It is hard to distinguish between Production Ready and not, without signifiers, like version numbers that are above, "1", or something like that. There's always the "Just, because it's on CPAN, doesn't mean it's made of Gold" , idea - but what is? and what isn't? Sometimes it's hard to distinguish.
But a version 1.0 or above is no more reliable an indicator, I have seen lots of lumps of crap wrapped up in a bow with a big 1.0 on it and uploaded to CPAN. In the end you have to do things like; 1) ask the community 2) look for indicators like the ones I mentioned in my post (resolved bugs, nicely updated docs, etc) and finally 3) read the code and make your own judgement. In the end, it is open source, so you can always patch it and send the fix to the author, or just fork the whole module and maintain your own version.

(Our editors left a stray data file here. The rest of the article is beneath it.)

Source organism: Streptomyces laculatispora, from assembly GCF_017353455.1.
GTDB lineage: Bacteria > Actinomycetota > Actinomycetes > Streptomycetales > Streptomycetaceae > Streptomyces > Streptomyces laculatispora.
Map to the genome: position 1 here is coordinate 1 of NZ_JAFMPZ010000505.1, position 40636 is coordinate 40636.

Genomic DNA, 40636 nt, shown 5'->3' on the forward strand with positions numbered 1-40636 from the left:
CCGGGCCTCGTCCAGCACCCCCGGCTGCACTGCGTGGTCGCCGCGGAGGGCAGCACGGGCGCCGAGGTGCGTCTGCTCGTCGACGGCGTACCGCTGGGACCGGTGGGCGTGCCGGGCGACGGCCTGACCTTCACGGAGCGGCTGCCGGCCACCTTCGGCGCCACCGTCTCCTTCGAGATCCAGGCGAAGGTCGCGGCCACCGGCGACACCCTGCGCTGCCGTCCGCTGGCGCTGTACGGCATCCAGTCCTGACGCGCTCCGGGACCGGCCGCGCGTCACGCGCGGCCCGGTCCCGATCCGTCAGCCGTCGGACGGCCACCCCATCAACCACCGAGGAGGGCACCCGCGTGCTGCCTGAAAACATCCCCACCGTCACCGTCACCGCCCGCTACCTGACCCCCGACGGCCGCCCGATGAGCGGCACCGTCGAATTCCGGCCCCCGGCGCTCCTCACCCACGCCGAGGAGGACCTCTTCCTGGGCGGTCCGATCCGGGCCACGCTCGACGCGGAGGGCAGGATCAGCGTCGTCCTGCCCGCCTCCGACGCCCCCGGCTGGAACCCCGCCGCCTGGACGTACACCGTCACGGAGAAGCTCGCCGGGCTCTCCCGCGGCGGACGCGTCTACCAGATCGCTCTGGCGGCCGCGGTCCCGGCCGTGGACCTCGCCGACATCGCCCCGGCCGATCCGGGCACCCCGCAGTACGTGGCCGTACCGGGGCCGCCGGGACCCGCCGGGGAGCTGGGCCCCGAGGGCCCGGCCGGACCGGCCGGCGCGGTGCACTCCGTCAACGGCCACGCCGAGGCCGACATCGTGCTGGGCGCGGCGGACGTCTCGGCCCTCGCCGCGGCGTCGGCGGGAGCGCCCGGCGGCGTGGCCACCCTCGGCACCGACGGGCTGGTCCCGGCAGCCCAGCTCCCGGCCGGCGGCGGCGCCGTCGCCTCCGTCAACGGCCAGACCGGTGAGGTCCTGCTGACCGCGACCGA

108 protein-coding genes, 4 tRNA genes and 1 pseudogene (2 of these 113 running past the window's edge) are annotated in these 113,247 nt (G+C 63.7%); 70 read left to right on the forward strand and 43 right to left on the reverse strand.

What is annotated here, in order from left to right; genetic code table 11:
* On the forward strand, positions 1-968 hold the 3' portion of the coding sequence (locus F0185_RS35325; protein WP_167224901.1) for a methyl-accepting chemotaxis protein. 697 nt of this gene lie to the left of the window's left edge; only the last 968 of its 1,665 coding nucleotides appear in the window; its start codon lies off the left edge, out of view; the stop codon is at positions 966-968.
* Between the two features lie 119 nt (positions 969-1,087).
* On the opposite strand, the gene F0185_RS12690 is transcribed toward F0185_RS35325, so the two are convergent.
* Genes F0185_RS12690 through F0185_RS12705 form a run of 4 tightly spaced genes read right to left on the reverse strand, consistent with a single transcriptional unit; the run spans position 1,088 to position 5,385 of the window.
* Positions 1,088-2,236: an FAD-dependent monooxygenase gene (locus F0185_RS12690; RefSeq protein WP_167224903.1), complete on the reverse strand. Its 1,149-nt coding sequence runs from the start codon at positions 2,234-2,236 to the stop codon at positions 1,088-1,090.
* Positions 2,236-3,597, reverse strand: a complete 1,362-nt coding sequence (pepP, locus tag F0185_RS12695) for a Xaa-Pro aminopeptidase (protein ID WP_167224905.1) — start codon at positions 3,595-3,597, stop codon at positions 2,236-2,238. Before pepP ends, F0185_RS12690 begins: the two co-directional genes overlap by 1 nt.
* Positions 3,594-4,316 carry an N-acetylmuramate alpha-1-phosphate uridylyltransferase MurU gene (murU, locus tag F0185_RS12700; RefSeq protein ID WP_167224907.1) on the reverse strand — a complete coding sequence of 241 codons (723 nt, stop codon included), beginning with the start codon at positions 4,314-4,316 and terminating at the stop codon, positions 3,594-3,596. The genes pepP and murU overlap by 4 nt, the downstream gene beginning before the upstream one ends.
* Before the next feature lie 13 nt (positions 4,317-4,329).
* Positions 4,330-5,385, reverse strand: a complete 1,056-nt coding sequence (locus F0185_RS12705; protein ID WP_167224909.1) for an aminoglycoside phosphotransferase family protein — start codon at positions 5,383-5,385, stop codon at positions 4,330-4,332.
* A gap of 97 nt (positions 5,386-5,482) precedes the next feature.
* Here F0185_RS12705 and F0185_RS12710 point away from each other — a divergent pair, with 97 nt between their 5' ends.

Still, the ecological nitch is that the users don't know how to use CPAN, even if they have it available. I tear out my own hair sometimes when CPAN gets unyieldy. That's not something my users are even going to attempt.
But how is a Pure Perl version of Module::X going to make that any easier? I have had hard times installing Pure Perl modules too, it is not just C/XS based modules that cause issues.
If I could find an easy enough to use tutorial on how to do exactly that, I would - but the docs on CPAN still read as if I know what the heck I'm already doing. Perl is only user-friendly to Perl hackers, it seems. It's why people *use* php.
The PAR Tutorial is pretty good actually, and anything you don't understand you can just ask here or on IRC and I am sure you can get people to help you.
And a app packaged in PAR needs PAR to work! It's a chicken 'n egg thing again.
This is not actually true, you can tell PAR to package it all into a self contained file which only depends on itself. Look in the PAR Tutorial it specifically says "Requires only core Perl to run on the target machine".
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